Different degrees of sympathy: Judith Davies recalls how two universities responded to the sudden death of her son

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Indy Lifestyle Online
We had three sons. Our middle one did his degree at Sheffield University, where he spent three years, emerging the summer before last with a 2:1. He then went to Sussex University to do a postgraduate law course.

One night the doorbell rang at 11.15. We had gone to bed, and my husband was asleep. I went downstairs, and through the glass panels in the front door saw two policemen. I knew straight away it was one of the boys. Inside, they said: 'There's no easy way to tell you this.' I said: 'Please tell me quickly.' Our middle son had been found dead in his room, with no indication of how or why he had died.

I woke my husband and we tried to find out more. All the police could tell us was that the coroner's office would be open at 8.30 the next morning. They left. I phoned one of my sisters and our curate and her husband, who came round immediately.

After a sleepless night of thoughts in turmoil and total shock, the phoning began the next morning. Our son had died 200 miles from home, and we decided to travel to Sussex after spending this first dreadful day just telling family and friends.

I realised that the university must be told, little guessing that they already knew because our son had lived in a university-owned house. By mid-morning, I had received a call from our son's head of department expressing sympathy, offering help and acknowledging the emotional, practical and financial issues. I confided that our eldest son had vital professional exams in five days - how could he do these when his brother had died so tragically? He said, 'I'll take care of that', and saw that our eldest son's professor was informed of what had happened.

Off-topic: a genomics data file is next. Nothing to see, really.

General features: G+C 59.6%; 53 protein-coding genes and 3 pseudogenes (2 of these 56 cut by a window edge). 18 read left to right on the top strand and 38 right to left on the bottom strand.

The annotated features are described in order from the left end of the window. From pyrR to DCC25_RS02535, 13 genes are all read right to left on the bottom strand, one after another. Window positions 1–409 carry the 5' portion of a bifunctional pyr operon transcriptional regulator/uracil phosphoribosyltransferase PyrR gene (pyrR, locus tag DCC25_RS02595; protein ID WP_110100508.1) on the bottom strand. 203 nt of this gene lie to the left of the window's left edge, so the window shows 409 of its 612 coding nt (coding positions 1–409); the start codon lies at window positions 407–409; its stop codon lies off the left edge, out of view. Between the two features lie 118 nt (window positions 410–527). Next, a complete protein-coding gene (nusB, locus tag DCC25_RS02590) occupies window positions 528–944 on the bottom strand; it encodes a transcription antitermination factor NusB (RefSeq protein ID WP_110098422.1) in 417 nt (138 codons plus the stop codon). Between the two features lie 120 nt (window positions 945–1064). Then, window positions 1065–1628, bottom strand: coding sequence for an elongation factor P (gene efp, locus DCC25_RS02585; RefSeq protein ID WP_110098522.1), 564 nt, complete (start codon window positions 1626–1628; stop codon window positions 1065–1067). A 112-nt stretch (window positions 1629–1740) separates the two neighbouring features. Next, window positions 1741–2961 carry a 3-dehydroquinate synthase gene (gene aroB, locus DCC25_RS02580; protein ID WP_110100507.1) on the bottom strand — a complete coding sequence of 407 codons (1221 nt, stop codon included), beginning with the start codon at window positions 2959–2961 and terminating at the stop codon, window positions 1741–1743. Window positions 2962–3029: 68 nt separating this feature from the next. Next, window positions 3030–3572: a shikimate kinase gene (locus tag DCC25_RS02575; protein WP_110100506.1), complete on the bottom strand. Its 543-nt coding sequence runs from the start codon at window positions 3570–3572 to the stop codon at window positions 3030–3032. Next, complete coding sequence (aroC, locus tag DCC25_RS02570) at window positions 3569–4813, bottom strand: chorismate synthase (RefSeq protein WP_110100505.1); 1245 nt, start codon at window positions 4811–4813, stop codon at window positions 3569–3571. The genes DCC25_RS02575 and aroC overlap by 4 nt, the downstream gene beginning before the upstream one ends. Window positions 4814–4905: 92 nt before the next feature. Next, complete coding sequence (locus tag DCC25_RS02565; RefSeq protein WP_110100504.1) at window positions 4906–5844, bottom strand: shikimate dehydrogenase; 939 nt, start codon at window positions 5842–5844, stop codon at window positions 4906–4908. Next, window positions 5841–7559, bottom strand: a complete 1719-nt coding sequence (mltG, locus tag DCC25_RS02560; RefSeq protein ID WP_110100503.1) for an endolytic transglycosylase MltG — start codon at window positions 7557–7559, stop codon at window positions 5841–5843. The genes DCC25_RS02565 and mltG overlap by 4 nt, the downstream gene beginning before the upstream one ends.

I said I did not see how we could afford the funeral without a refund of the fees our son had paid three weeks before. Cutting through red tape, a cheque for this rather large amount was given to us when we reached Sussex. At the end of this conversation, I put down the phone, thanking God that someone capable and compassionate was in charge.

The day passed somehow with a frenzy of packing, arrangements, putting petrol in the car and pushing into the luggage our son's last letter - an optimistic document enthusing about the staff at Sussex University. We arrived and were taken to the vice-chancellor's suite. Several staff who had known our son assembled, some of them deeply affected by the event. We read aloud our son's last letter. The head of department said that preliminary findings from the pathologist indicated that he had died of natural causes.

Our next appointment was with the coroner's officer. The post- mortem examination had established that our son had died of hypertrophic cardiomyopathy, an inherited heart disease that can cause sudden death in young men. We were taken, at our request, to see his body - one of those moments, like the birth of children, the memory of which is always with you. Then we went to the registrar to give, impassively, those still-unbelievable facts, that our son had died at 22, at a particular place and of a particular cause.